The company has opened a new store in Leiden, the first in the country to feature the New Med image.
Mango’s expansion plan in the Netherlands will see the opening of three more stores this year.
Mango, one of Europe’s leading fashion groups, is strengthening its presence in the Netherlands. The company has opened a new store in Leiden, a city located approximately forty kilometres from Amsterdam. This is the first store in the country to feature the new, Mediterranean-inspired concept, New Med, already present in some of the group’s European flagship stores.
The store, located at number 95 Haarlemmerstraat, has a selling space of 550 m2 and stocks the Woman and Kids lines.
For Mango, this opening brings the total number of stores in the country to 30, including both company and franchise stores, and also marks the starting point of an expansion plan the company will roll out in the Netherlands after several years of development and positive results in this market.
This year, the company plans to strengthen its presence in the Dutch market in two ways: on the one hand, through the opening of three new stores in large and medium-sized cities such as Utrecht, Tilburg and Groningen; and on the other, with the refurbishment of its stores network to adapt it to the New Med concept.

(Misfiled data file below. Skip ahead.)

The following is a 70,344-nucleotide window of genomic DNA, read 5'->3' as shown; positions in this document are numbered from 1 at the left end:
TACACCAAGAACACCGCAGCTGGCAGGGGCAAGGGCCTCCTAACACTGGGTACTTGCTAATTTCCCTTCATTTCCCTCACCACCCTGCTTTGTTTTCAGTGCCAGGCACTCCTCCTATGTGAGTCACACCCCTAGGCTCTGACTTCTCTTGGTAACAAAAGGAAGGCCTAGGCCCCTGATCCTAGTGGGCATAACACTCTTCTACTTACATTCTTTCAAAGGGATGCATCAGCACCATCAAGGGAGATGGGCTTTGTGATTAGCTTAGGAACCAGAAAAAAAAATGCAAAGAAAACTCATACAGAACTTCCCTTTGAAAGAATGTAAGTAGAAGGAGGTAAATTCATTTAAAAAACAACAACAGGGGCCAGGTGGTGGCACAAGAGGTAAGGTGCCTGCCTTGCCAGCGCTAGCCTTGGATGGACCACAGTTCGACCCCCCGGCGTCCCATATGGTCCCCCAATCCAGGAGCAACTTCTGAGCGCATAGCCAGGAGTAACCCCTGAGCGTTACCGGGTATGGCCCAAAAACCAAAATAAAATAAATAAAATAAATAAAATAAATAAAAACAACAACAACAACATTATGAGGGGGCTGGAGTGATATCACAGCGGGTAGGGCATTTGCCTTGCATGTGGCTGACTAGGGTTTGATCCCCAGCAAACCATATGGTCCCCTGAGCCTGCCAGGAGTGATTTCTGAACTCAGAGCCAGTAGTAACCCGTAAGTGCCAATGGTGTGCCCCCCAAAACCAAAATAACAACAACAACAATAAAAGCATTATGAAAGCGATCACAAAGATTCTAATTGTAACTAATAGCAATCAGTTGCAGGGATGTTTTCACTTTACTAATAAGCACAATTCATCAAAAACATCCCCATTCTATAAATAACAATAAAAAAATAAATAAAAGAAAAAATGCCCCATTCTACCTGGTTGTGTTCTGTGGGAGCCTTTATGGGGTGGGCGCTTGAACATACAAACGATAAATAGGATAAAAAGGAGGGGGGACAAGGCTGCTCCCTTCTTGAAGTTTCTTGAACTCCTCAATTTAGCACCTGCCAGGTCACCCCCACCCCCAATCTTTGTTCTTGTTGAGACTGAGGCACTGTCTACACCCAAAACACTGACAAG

César de Vicente, Mango’s Retail Director, says: “we want to offer our customers a welcoming environment in which they can enjoy unique and personalised experiences. The New Med concept conceives the Mango store as a Mediterranean home, with different areas (rooms) in which warm tones and neutral colour bases predominate and are combined with traditional, artisanal, sustainable and natural materials, such as ceramic, tufa, wood, marble, esparto grass and leather”.
The Mango New Med store aims to reflect the spirit and freshness of the brand and is strongly influenced by Mediterranean culture and lifestyle. Sustainability and architectural integration are key aspects of this new design, which is why the new stores are equipped with energy-efficient elements in their lighting and temperature control systems, while their design incorporates sustainable materials such as natural paint.